Welcome to College Confidential!

The leading college-bound community on the web

Sign Up For Free

Join for FREE, and start talking with other members, weighing in on community polls, and more.

Also, by registering and logging in you'll see fewer ads and pesky welcome messages (like this one!)

As a CC member, you can:

College Confidential’s “Dean,” Sally Rubenstone, put together 25 of her best tips. So far, the "25 Tips from the Dean" eBook has helped more than 10K students choose a college, get in, and pay for it. Get your free copy: http://goo.gl/9zDJTM

BA in Econ. vs. BS in Econ

rightcoastsurfrightcoastsurf Posts: 296Registered User Junior Member
edited September 2006 in Business Major
how much math is involved..say vs. a BS in Econ?
Post edited by rightcoastsurf on

Replies to: BA in Econ. vs. BS in Econ

  • abcboy70abcboy70 Posts: 177Registered User Junior Member
    you're going to be exposed to 2 terms of calculus, 1 term of linear algebra and 2 terms of probablity and statistics and 2 terms of econometrics, regardless of which degree you take (at least in most colleges). Most economics theory courses will also use math to derive theories and problems.

    In a BS economics, you're more likely to be exposed to 2 more required terms of calculus, 1 more linear algebra and a few more upper level statistics courses.
  • rightcoastsurfrightcoastsurf Posts: 296Registered User Junior Member
    i am not a math whiz by any stretch of the imagination. would you say the BA econ is for people who are talented in math?
  • abcboy70abcboy70 Posts: 177Registered User Junior Member
    you definately will need not to be extremely talented in mathematics to study economics (at least in most of the BAs), but it does not hurt to be skillful in math.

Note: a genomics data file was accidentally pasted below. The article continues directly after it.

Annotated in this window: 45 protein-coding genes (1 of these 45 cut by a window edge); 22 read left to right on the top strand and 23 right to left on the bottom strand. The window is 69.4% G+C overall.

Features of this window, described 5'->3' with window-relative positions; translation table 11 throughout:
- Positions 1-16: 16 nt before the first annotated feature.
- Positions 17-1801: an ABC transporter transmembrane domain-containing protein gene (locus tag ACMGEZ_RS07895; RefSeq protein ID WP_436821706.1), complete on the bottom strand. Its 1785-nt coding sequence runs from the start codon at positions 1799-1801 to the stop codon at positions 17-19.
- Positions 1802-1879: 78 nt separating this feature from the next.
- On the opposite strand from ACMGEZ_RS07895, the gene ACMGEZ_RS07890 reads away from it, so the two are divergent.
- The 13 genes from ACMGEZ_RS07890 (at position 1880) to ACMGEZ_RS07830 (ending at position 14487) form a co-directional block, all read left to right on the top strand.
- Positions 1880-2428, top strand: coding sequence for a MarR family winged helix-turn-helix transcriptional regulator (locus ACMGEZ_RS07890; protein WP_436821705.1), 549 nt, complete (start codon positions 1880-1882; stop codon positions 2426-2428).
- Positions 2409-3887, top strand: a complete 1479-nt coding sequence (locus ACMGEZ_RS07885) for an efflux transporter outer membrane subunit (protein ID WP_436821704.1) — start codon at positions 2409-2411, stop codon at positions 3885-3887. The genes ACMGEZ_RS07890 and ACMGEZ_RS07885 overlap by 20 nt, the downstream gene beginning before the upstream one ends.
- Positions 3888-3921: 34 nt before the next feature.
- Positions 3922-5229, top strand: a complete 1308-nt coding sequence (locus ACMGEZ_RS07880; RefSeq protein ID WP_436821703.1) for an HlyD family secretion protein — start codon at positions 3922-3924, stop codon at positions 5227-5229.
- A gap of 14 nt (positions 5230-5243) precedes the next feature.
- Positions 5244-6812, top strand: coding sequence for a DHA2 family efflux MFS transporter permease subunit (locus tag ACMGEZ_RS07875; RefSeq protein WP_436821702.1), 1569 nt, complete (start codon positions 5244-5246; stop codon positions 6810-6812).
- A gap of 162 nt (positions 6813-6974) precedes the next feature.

Calculus, algebra, and statistics are essential part of all economics theories (especially statistics), they are unavoidable. BUT, they are not difficult as long as you put effort in them.

    Graduate economics, however, is quite mathematical, so do not, ever, consider graduate economics if you're not a math whiz (literally).

    With that said, an undergraduate economics degree is very useful in its own right, and is very flexbile in the job markets. A research was done earlier and said majority of the sucessful CEO prefers hiring engineers and economist as leaders for their companies. I'll provide the source once I find the article.
  • rightcoastsurfrightcoastsurf Posts: 296Registered User Junior Member
    thanks very much abcboy. how do you know this much? i am a prospective transfer student to either penn state or udel and am considering either economics ba or sociology. i want to work in business in the future (finance, but i cannot get into either business school as a transfer, they do not allow it). that is why i was thinking econ was the best bet, although i am NOT a whiz at math. in jr college i have taken both micro and macro classes already. i am in a stat class right now as well, that i have been told will transfer to either school.
  • futurenyustudentfuturenyustudent Posts: 5,366Registered User Senior Member
    BA in econ is a liberal arts degree while BS in econ is usually a business degree. Having said that, I think BS would require less math...
  • rightcoastsurfrightcoastsurf Posts: 296Registered User Junior Member
    i have heard that bs has more math
  • rightcoastsurfrightcoastsurf Posts: 296Registered User Junior Member
  • KhipperKhipper Posts: 193Registered User Junior Member
    If you work towards a BA in economics, you will probably have to take a foreign language. A BS degree in economics may require at least one course in accounting.

    Where I went to school, the university offered a BA throught the College of Liberal Arts and a BSBA through the business school. The two schools had different requirement: the BA program required courses in social sciences, the humanities, mass communications and foreign languages (distribution requirements); the distribution requirements for the BSBA included three accounting courses, two in management, two in marketing, economic history and economic geography as well as economics and mathematics. Being a Catholic university there were required courses in philosophy, theology and of course, English composition.

    One nearby Catholic LAC offers both a BA and BS program in economics. The difference there is primarily mathematics and other business subjects (BS program) versus the foreign language requirement (BA program)
  • rightcoastsurfrightcoastsurf Posts: 296Registered User Junior Member
    and what about a sociology? could i be a soc. major and get into the field of business?
Sign In or Register to comment.